Tuesday, April 12, 2011

Obvious to Try – In Two Jurisdictions

Merck Sharp & Dohme Corp v Teva UK Ltd [2011] EWCA Civ 382 (08 April 2011) affm’g [2009] EWHC2952 (Pat)
Merck & Co. Inc. v Apotex Inc. / cosopt (NOC) 2010 FC 1042 O'Reilly J

In 2010 FC 1042 O'Reilly J refused an order of prohibition on a generic version of Merck’s Cosopt product for the treatment of glaucoma, on the basis that the co-formulation of dorzolamide and timolol claimed in Merck’s patent 2,065,965 was obvious. A prior art publication by Merck’s own researchers (the “Nadin” article) disclosed that dorzolamide and timolol had an additive effect, but did not specifically disclose co-formulation, as opposed to sequential administration. The question was whether co-formulation was obvious in light of that disclosure. O’Reilly J applied the “obvious to try” analysis. It seems (from the brief reasons) that it was conceded that it was obvious to try, and O’Reilly J found that there were no significant hurdles to be overcome – “co-formulation was routine” – and the co-formulation was therefore obvious. In [2009] EWHC 2952 (Pat) Floyd J held the same in an infringement action on the corresponding European patent patent EP 0 509 752 B1 for essentially the same reasons. (The main difficulty is that the two products perform optimally at different pH, so some experimentation was needed in arriving at an appropriate compromise, but there was no real difficulty in so doing.) Floyd J's decision was affirmed by [2011] EWCA Civ 382, which was released last Friday.

So far, so good. OReilly J’s decision is a good illustration of the application of the “obvious to try” analysis to hold that a claim invalid, and it is a nice bonus to see courts in different jurisdictions coming to the same conclusion on the same facts.

I have one quibble with the EWCA decision. Merck decided not to argue that the leap from co-adminstration to co-formulation was qualitatively inventive; instead it argued that the time between the publication of the Nadin article and the priority date was so short (six days) that the skilled team would have been unable to carry out the requisite experiments, routine though they might be [EWCA 31]. The EWCA rejected this, saying, inter alia, “If by reference to the relevant state of the art the invention is obvious then it matters not that it may take time to perform the necessary routine tests. It is a matter of simple comparison between the relevant art and the claimed invention” [36]. It is questionable whether this statement is consistent with Canadian law, as the Supreme Court in Sanofi [69] held that it is relevant to ask “[w]hat is the extent, nature and amount of effort required? Are routine trials carried out or is the experimentation prolonged and arduous, such that the trials would not be considered routine?” It is not merely a simple comparison between the relevant art and the claimed invention. In Canadian law the quantity of experimentation – the “amount of effort” – is relevant, not only the quality. As the Sanofi excerpt indicates, trials that are prolonged and arduous will not be considered routine, even if individually they may not require special skill. This is consistent with the view that a “patient searcher is as much entitled to the benefits of a monopoly as someone who hits upon an invention by some lucky chance or inspiration" American Cyanamid Co. v Berk Pharmaceuticals Ltd., 1976} R.P.C. 231, at 257, quoted with approval in Farbwerke Hoechst Aktiengesellschaft Vormals Meister Lucius & Bruning v Halocarbon (Ontario) Ltd. [1979 2 SCR 929. (This is not to say that the co-formulation in this case should have been held to be inventive in Canadian law. The basis for the decision of O’Reilly was there was no evidence of undue experimentation, and Floyd J’s decision might have been upheld on the same basis.)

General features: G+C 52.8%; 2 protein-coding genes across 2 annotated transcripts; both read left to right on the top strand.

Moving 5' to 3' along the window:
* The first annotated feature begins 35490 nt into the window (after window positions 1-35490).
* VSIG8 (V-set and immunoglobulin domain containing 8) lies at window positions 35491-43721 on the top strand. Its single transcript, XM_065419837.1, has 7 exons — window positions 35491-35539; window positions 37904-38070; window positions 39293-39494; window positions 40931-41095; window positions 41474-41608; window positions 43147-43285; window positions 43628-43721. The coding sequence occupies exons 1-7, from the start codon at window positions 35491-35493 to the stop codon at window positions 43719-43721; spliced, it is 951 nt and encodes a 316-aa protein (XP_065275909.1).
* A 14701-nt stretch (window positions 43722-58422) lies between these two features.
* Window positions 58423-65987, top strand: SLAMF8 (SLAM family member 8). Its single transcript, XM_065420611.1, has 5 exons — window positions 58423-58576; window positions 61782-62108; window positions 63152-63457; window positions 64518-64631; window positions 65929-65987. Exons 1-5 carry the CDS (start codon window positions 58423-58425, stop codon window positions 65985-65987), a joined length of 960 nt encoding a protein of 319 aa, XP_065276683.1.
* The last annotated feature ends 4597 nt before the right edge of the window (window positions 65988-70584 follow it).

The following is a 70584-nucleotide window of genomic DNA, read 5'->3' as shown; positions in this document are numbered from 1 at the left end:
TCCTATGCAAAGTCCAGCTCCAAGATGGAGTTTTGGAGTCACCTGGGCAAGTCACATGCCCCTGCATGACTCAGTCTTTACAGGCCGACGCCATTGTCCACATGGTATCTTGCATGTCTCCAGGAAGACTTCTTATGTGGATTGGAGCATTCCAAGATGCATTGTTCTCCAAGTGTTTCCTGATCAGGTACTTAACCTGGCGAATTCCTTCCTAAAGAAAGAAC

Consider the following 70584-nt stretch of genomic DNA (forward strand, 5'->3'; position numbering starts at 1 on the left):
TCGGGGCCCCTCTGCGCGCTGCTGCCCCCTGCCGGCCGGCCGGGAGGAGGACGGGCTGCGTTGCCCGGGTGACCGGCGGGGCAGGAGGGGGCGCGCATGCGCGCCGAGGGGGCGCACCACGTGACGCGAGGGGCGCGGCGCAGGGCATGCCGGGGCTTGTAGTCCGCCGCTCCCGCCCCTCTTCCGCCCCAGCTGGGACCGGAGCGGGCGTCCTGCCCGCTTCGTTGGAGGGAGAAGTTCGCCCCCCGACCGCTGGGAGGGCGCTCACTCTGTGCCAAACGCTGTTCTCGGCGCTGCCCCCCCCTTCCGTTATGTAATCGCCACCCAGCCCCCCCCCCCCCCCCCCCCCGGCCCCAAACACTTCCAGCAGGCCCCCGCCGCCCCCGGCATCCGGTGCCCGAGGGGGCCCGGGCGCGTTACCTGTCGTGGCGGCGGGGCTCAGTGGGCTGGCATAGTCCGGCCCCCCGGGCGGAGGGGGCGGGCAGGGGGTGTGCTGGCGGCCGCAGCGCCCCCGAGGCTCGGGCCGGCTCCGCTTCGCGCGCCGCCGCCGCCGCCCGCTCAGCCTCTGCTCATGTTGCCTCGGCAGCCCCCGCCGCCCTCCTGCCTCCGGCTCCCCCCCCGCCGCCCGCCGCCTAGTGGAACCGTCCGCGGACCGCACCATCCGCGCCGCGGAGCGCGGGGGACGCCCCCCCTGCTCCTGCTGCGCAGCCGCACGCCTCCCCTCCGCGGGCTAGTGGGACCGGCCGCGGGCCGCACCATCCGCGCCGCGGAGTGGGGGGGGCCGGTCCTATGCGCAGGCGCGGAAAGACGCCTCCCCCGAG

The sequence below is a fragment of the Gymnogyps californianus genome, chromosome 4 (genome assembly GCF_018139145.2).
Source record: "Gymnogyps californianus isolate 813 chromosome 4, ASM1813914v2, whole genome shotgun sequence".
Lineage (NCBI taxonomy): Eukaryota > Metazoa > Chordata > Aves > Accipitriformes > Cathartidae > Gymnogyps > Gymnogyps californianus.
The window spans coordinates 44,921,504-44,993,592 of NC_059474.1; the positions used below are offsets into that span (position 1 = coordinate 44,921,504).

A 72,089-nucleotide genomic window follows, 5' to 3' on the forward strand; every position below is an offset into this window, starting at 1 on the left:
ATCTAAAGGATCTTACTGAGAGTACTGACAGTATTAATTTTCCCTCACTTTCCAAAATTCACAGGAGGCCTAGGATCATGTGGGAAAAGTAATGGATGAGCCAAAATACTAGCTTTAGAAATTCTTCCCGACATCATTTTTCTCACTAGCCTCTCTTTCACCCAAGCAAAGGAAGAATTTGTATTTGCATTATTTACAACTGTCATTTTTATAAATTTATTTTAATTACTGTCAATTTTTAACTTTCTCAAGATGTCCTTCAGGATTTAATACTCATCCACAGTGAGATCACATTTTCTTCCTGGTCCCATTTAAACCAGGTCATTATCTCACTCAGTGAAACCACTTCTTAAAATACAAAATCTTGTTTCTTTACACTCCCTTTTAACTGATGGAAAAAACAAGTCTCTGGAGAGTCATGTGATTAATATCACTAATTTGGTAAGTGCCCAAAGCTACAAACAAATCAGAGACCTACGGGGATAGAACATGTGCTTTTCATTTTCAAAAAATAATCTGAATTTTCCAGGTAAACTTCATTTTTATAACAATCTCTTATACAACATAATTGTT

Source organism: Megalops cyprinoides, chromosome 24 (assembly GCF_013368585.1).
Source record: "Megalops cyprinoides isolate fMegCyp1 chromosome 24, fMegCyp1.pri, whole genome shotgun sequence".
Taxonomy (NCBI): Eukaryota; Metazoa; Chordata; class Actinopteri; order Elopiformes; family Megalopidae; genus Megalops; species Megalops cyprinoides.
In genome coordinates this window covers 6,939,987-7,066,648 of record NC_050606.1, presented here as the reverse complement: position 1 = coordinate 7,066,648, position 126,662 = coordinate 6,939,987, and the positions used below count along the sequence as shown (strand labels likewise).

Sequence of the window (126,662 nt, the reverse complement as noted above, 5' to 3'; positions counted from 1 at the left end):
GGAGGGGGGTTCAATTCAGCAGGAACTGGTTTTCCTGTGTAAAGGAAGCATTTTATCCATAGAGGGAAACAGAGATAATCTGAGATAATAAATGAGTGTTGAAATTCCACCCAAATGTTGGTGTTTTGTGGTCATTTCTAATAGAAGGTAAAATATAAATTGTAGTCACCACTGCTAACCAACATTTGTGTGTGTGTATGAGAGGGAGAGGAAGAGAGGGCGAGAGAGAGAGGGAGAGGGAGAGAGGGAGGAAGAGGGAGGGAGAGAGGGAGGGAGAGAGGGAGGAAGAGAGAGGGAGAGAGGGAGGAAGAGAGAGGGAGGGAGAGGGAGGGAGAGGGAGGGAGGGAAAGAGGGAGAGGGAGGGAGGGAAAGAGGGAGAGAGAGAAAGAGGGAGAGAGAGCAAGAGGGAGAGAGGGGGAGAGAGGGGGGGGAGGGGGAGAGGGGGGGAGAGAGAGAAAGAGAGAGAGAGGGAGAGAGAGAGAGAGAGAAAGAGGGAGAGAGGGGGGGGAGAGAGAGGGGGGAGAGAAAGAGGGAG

This might seem like an overly technical reading of the EWCA decision, and perhaps it is. After all, the mere fact that it takes time to perform routine trials (if a fixed incubation period is required for what is otherwise a simple test, for example) would not render an invention obvious in Canadian law. However, the English courts have more than once indicated that routine work, no matter how prolonged and arduous, cannot amount to invention. This was expressed succinctly by Aldous LJ for the CA in Biogen Inc v Medeva PLC Court of Appeal (Civil Division) [1995] FSR 4: “There is no idea, no principle. A mere commercial decision is not an invention.” This was reversed by the House of Lords on the facts, [1996] UKHL 18 [53] but apparently agreeing with Hobhouse LJ on this point. My own view is that the Canadian position is preferable as a matter of policy, as it is more consistent with the incentive rationale for patent protection. But it should in any event be recognized that there is a principled point of difference here, and UK law should not be blindly followed.

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